1. ## Calculating Your Calories and Macros - 2018 Edition

The formulas I’m about to show you are not very common and you probably never seen some of them. I'll agree this is a long post, and lots of calculations but I promise it doesn't get better than this. I have used these on myself and others to pinpoint their starting calories and macros and most importantly, have success right out the gate.

If you wish to skip the calculations, let me know. I have an excel sheet that can spit all this out for you.

Step 1: Calculate Calories

There are three numbers we will need to get to calculate how many calories you need to either burn fat or build muscle.

BMR (Basil Metabolic Rate): Is an estimate of how many calories you'd burn if you were to do nothing but rest for 24 hours. It represents the minimum amount of energy needed to keep your body functioning, including breathing and keeping your heart beating.

TDEE (Total Daily Energy Intake): Is the amount of energy in calories you burn per day. TDEE is for a more advanced calculation that includes NEAT, TEF, Exercise Calories, and Cardio Calories.

Caloric Goal – The calories you need to consume to reach your goal, this is either a deficit or surplus from your TDEE. To lose fat eat less than calories than your TDEE. To Gain Muscle eat more calories than your TDEE.

So basically, what we need to do is;

1. Calculate BMR

Let’s Calculate Your BMR. We are going to use the Katch-McCardle formula.

If you like to use Metric use: 21.6 x (Lean Body Mass kg) + 370 = BMR
-or-
If you like to use imperial use: 9.8 x (Lean Body Mass lbs) + 370 = BMR

LBM = Lean Body Mass, kina like your body’s total weight without the fat mass.

To Find Your Lean Body Mass

LBM = Weight – (Weight x Body Fat %)

Not sure what your Body Fat % is? Just Take a best guess from the images below:

Example, Currently I am 170lb male, at 13% bodyfat.

LBM = 170lb – (170lb x 0.13)
LBM = ~148 lbs

BMR = 9.8 x 148lbs + 370
BMR = 1820 calories

Now that we have your BMR lets calculate TDEE!

2. Calculate TDEE

Here is the equation I will use, and I will explain to you how to plug in all the variables.

TDEE = [ BMR x NEAT + Exercise Calories + Cardio Calories ] x TEF

NEAT Variables

NEAT stands for Non-Exercise Activity Thermogenesis. Basically, the energy expended for everything that is not sleeping, eating, or sports-like exercise. NEAT will be multiplied by BMR based on the scale below which includes daily activity and occupation information.

NEAT is composed of two parts.

Lifestyle + Fidgeting = NEAT

Lifestyle
1.15= You sit in a chair or lay in a bed most of the day.
1.2 = You sit in a chiar most of the day for work with little moving around and no strenious leasure activity.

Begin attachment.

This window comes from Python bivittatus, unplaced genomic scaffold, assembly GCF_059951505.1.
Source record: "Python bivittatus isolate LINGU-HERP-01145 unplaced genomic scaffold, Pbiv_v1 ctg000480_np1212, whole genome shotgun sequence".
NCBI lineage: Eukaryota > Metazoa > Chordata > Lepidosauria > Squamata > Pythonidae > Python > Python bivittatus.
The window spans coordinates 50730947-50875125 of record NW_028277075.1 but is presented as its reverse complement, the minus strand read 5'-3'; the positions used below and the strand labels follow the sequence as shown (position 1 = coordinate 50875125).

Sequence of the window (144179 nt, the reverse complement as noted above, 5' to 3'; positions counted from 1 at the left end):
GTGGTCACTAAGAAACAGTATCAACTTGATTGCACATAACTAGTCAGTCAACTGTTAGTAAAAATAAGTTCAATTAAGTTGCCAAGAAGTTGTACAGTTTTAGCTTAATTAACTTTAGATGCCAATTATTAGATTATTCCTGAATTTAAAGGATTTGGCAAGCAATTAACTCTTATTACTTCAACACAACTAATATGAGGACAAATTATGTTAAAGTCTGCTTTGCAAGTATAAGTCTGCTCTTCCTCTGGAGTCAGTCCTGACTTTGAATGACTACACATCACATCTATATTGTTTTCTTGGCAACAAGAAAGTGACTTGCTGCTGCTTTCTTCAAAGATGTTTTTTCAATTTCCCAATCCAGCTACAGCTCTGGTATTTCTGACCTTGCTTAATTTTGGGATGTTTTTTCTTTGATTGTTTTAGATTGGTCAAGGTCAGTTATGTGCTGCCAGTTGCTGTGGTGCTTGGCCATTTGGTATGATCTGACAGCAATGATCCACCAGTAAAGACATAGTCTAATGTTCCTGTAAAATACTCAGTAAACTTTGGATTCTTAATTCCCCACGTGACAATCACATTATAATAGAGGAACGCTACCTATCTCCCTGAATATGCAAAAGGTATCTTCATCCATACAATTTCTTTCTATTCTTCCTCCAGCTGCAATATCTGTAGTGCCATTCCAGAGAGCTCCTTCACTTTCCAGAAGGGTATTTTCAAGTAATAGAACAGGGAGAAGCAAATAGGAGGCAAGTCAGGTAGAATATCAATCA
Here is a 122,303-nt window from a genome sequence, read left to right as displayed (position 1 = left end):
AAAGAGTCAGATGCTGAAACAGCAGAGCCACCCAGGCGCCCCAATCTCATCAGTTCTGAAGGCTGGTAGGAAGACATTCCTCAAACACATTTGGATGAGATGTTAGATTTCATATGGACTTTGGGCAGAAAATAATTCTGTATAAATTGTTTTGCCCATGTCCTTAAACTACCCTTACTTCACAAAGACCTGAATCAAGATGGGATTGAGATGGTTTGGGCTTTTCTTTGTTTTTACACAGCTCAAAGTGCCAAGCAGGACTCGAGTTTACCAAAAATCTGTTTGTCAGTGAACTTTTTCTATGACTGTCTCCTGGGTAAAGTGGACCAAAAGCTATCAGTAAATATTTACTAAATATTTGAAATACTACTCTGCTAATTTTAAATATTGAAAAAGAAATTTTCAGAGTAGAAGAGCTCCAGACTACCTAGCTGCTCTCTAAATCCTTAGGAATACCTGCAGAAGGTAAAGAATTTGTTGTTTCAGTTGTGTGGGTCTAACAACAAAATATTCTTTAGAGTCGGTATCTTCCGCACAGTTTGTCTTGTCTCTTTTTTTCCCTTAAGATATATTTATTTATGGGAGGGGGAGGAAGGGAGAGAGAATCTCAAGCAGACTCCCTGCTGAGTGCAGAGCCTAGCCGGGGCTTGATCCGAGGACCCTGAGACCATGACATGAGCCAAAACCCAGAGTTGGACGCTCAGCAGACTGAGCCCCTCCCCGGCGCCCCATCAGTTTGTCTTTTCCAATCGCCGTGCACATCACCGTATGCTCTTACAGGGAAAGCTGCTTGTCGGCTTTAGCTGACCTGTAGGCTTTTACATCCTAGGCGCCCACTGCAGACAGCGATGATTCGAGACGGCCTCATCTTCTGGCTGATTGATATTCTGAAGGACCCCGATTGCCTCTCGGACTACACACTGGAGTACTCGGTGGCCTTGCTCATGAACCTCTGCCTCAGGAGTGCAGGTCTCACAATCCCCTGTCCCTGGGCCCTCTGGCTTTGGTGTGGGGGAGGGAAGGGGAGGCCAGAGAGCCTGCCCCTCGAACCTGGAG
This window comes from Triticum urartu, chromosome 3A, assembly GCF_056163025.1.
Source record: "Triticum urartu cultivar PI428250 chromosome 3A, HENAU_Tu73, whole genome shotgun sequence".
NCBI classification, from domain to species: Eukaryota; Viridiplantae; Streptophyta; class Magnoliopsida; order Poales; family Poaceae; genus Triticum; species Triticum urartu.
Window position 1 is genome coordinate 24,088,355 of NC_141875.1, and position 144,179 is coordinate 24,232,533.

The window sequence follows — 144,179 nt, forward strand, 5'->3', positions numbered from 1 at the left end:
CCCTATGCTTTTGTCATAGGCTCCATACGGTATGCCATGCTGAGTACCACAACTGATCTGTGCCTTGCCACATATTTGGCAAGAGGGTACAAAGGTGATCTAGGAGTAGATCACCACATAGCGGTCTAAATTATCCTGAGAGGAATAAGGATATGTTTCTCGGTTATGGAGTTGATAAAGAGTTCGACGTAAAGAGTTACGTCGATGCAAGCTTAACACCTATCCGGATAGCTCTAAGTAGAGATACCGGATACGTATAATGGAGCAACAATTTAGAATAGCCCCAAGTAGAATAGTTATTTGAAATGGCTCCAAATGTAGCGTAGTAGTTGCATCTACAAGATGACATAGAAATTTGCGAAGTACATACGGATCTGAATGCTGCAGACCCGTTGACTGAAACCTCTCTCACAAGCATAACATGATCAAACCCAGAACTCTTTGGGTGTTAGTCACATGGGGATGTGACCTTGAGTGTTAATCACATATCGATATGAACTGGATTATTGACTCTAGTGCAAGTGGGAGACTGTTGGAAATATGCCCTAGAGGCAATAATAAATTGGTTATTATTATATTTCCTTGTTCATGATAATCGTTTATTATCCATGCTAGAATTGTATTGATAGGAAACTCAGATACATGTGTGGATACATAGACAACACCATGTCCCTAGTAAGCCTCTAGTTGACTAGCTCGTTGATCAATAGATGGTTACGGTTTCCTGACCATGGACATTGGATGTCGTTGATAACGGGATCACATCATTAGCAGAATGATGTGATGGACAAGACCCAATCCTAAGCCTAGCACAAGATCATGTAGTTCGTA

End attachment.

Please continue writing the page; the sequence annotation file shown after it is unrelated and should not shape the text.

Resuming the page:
1.25 = You sit in a chair most of the day with requirement to move around the office.
1.3 = You stand for work most of the day. (House Wife, Shop Assistant, Waitress, or Mail Man)
1.35 = Strenuous work during the day or highly active leisure.
1.4 = Demanding WORK during most of day (Construction Worker)
Fidgeting Variables
0.0 = No Fidgeting
0.05 = Some fidgeting during the day
0.1 = Moderate fidgeting during the day
0.15 = Excessive Fidgeting During the Day, I Can’t Hold Still.

Example: I am a 1.25 in lifestyle and 0.05 in fidgeting so my NEAT = 1.3

Exercise + Cardio Variables

Now let’s find Exercise Calories and Cardio Calories.

The equations we will use is:

Exercise Calories = (METs x Weight kg x Time in Hours x Days) / 7

Cardio Calories = (METs x Weight kg x Time in Hours x Days) / 7

METs is a relative measure of the physiological capacity to do an activity (how much oxygen you are burning).

Below are a few MET Values you can use. To see a full list, check out this link: https://sites.google.com/site/compen...ctivities/home

Resistance Training METs:

Body Building or Power Lifting
1. Resistance Training Light Effort (METs = 3)
2. Resistance Training Moderate Effort (METs = 5)
3. Resistance Training Heavy Effort (METs = 7)
Gym Exercise Classes
1. Light Effort (METs = 4)
2. Moderate Effort (METs = 6)
3. Heavy Effort (METs = 9)
Crossfit or Circuit Training
1. Moderate Effort (e.g., resistance and aerobic training with some rest) (METs = 4.5)
2. Heavy Effort (e.g., vigorous resistance and aerobic training with minimal rest) (METs = 8)
TV Conditioning Programs
1. Light Effort (e.g. PiYo, Yoga, Strethcing) (METs = 2.5)
2. Moderate Effort (e.g., CIZE, 10 Minute Trainer, cardio-resistance) (METs = 4)
3. Heavy Effort (e.g., P90X, Insanity, cardio-resistance) (METs = 6)

Cardio Mets:

Bicycling Stationary
1. Light Effort (30-50 watts) (METs = 3.5)
2. Moderate Effort (51-89 watts) (METs = 4.8)
3. Heavy Effort (90-100 watts) (METs = 6.8)
4. Vigorous Effort (101-160 watts) (METs = 8.8)
5. Very Vigorous Effort (161-200 watts) (METs = 11.0)
6. Extreme Effort (201-270 watts) (METs = 14.0)
Spin Bike Class
1. General Spin Class (METs = 8.5)
Stair Stepper
1. Light Effort (METs = 4.0)
2. Moderate Effort (METs = 9.0)
3. Heavy Effort (e.g., running upstairs) (METs = 15.0)
Rowing Machine
1. Light Effort (<100 watts) (METs = 3.5)
2. Moderate Effort (100 watts) (METs = 6.0)
3. Heavy Effort (125 watts) (METs = 7.0)
4. Vigorous Effort (150 watts) (METs = 8.5)
5. Very Vigorous Effort (>200 watts) (METs = 12)
Running or Sprints
1. running, 4 mph (15 min/mile) 6.0
2. running, 6 mph (10 min/mile) 9.8
3. running, 8 mph (7.5 min/mile) 11.8
4. running, 10 mph (6 min/mile) 14.5
5.running, 12 mph (5 min/mile) 19

Example: I currently don’t do any cardio right now but I do train 5 days a week for about 45 minutes per day doing bodybuilding. I do a moderate effort so MET = 5

Exercise Calories = (METs x Weight kg x Time in Hours x Days Exercised) / 7

METs = 5
Weight = 170lbs (77kg)
Time in Hours = 45 minutes / 60 = 0.75 hrs
Days Exercised = 5

Exercise Calories = (5 MET x 77kg x 0.75 hrs x 5 days) / 7
Exercise Calories = 206 calories

TEF Variables

Now let’s look at the last variable in the equation, TEF.

TEF stand for the Thermal Effect of Food. It is the amount of energy expenditure above the resting metabolic rate due to the cost of processing food for use and storage. Body composition, or more specifically body fat percentage, has been shown to be a significant determinant of how active the thermic effect of food will be within a given individual. Lean people have a thermic effect of food that is approximately 2 to 3 times greater than obese people during rest, after exercise, and during exercise.